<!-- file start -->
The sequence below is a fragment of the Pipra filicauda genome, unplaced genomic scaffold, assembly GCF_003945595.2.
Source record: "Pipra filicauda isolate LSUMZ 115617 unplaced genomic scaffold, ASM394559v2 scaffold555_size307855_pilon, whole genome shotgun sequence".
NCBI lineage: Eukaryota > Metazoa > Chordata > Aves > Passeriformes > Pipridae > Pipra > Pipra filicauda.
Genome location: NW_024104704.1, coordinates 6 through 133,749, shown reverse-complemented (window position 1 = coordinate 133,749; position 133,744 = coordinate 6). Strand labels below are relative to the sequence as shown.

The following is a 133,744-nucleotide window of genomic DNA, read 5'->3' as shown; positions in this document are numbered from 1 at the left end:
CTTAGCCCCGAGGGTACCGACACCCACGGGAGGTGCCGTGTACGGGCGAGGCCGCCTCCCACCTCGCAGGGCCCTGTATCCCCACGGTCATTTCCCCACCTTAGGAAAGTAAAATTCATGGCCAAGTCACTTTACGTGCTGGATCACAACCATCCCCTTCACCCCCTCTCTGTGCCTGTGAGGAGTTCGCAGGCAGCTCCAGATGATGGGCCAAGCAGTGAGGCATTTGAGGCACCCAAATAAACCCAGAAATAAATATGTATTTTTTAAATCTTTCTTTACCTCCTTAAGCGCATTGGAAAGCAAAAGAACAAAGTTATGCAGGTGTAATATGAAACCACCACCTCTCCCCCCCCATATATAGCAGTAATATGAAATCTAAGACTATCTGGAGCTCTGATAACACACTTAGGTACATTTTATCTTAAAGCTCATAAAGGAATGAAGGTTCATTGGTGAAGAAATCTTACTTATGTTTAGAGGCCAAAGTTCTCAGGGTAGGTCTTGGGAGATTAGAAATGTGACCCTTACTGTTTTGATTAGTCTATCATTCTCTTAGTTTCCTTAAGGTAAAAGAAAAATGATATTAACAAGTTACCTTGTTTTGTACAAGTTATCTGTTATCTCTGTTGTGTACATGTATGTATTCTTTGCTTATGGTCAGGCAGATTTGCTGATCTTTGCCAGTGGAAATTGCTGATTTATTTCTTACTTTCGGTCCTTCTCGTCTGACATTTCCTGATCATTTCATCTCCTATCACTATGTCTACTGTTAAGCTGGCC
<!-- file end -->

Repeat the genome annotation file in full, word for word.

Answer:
The sequence below is a fragment of the Pipra filicauda genome, unplaced genomic scaffold, assembly GCF_003945595.2.
Source record: "Pipra filicauda isolate LSUMZ 115617 unplaced genomic scaffold, ASM394559v2 scaffold555_size307855_pilon, whole genome shotgun sequence".
NCBI lineage: Eukaryota > Metazoa > Chordata > Aves > Passeriformes > Pipridae > Pipra > Pipra filicauda.
Genome location: NW_024104704.1, coordinates 6 through 133,749, shown reverse-complemented (window position 1 = coordinate 133,749; position 133,744 = coordinate 6). Strand labels below are relative to the sequence as shown.

The following is a 133,744-nucleotide window of genomic DNA, read 5'->3' as shown; positions in this document are numbered from 1 at the left end:
CTTAGCCCCGAGGGTACCGACACCCACGGGAGGTGCCGTGTACGGGCGAGGCCGCCTCCCACCTCGCAGGGCCCTGTATCCCCACGGTCATTTCCCCACCTTAGGAAAGTAAAATTCATGGCCAAGTCACTTTACGTGCTGGATCACAACCATCCCCTTCACCCCCTCTCTGTGCCTGTGAGGAGTTCGCAGGCAGCTCCAGATGATGGGCCAAGCAGTGAGGCATTTGAGGCACCCAAATAAACCCAGAAATAAATATGTATTTTTTAAATCTTTCTTTACCTCCTTAAGCGCATTGGAAAGCAAAAGAACAAAGTTATGCAGGTGTAATATGAAACCACCACCTCTCCCCCCCCATATATAGCAGTAATATGAAATCTAAGACTATCTGGAGCTCTGATAACACACTTAGGTACATTTTATCTTAAAGCTCATAAAGGAATGAAGGTTCATTGGTGAAGAAATCTTACTTATGTTTAGAGGCCAAAGTTCTCAGGGTAGGTCTTGGGAGATTAGAAATGTGACCCTTACTGTTTTGATTAGTCTATCATTCTCTTAGTTTCCTTAAGGTAAAAGAAAAATGATATTAACAAGTTACCTTGTTTTGTACAAGTTATCTGTTATCTCTGTTGTGTACATGTATGTATTCTTTGCTTATGGTCAGGCAGATTTGCTGATCTTTGCCAGTGGAAATTGCTGATTTATTTCTTACTTTCGGTCCTTCTCGTCTGACATTTCCTGATCATTTCATCTCCTATCACTATGTCTACTGTTAAGCTGGCC